making noodles, WITH HONOR.

  6. First guy taught us : how to be happy. Second guy taught us (for us engineers and chemists) how to be sad. Like come on! You and your recipes! We learned percentages of moisture! Combine it and make it as delicate as you want. Your master here is chemistry! This guy will never make these where I live! So dry here

  7. You guys are stupid! It is only a matter of keeping moisture in! That is why he needs to work fast! He loses moisture! Plain and simple! Come on chefs!!!

  8. The 847 dislikes must be made up of 846 soba masters who didn’t get asked to be in the video and 1 Jerry. You know who the Jerry is all you dislike people and if you don’t thennn hate to break it to you but it’s you. You’re the Jerry

  9. Dude this guy has only been at this for three of the ten years it takes to be a master soba maker….. imagine how many dimensions is master’s hands are seeing in.

  10. after this I won't ever complain again why soba dishes are expensive. the difficulty in handling them deserves those prices

  11. The equipment used in this soba noodle making was amazing especially the "Kneading bowl", why didn't we Westerners think of that.

  12. His eyes only see 1D?? I don’t think he’s using them right pretty sure everyone else sees 3D and my fingers see 4D

  13. “My eyes can only see 1 dimension, but my fingers can see 10” his girlfriend must be happy about that💀

  14. I just recently made soba for the first time with my family and it was really fun! It's not as intense and difficult as it may seem, so I encourage everyone to give it a try.
    Also, this doesn't really matter but my dad's name is extremely similar to this guy's name.

  15. I've seen other videos of him doing this and was really sad to see him ripping the dough so much. Cause he always does it almost perfect in every other vid and I thought maybe he was cracking a bit under the pressure of the video. But then he mentions the studio lights being very bright and hot and that makes absolute sense. Good to see that he's got the true skills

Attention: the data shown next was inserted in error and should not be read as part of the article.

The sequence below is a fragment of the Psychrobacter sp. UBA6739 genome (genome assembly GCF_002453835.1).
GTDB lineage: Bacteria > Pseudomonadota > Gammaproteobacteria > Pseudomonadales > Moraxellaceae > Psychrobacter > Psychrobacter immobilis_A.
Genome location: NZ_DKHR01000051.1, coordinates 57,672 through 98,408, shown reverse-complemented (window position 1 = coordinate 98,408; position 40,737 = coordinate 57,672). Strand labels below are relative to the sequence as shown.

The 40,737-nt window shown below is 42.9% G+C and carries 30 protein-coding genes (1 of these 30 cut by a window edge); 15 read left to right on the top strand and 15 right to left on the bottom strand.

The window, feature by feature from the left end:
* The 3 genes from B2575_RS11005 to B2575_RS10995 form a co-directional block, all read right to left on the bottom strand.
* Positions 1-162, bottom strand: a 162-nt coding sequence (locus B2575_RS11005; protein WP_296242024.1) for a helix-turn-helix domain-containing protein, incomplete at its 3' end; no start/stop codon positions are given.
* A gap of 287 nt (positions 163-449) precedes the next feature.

16. Amateur tip: you don’t have to buy a thousand dollar knife. Look up “soba kiri” or “soba knife” on eBay and you can get one for $30. Made by Chinese 14 year olds, not a sword maker, but they will cut noodle dough.

  17. Now I will never get to eat soba without remembering that it went through a stage where it was like rabbit poo poo…..

  18. This dude's skills are legit. Working with dough that doesn't have gluten in it is hella difficult. I have celiac disease, but I hope that someday in Japan I will be able to have 100% buckwheat soba

  19. Going to japan, one of my fondest memories is eating Soba noodles at a local Ginza restaurant. Such a simple dish but left a great impression.

  20. Somebody out there asked "why did they use buckwheat?" and another one gave the correct answer: "HUNGER". In those times, rice and barley were virtually confiscated by the shoguns to feed the "high class citizens"….the poor had to either hide some rice and barley to survive (risking being caught and killed for it) or eat something else. buckwheat is a "cousin" of birdseed, and It wa the only thing they had left to eat.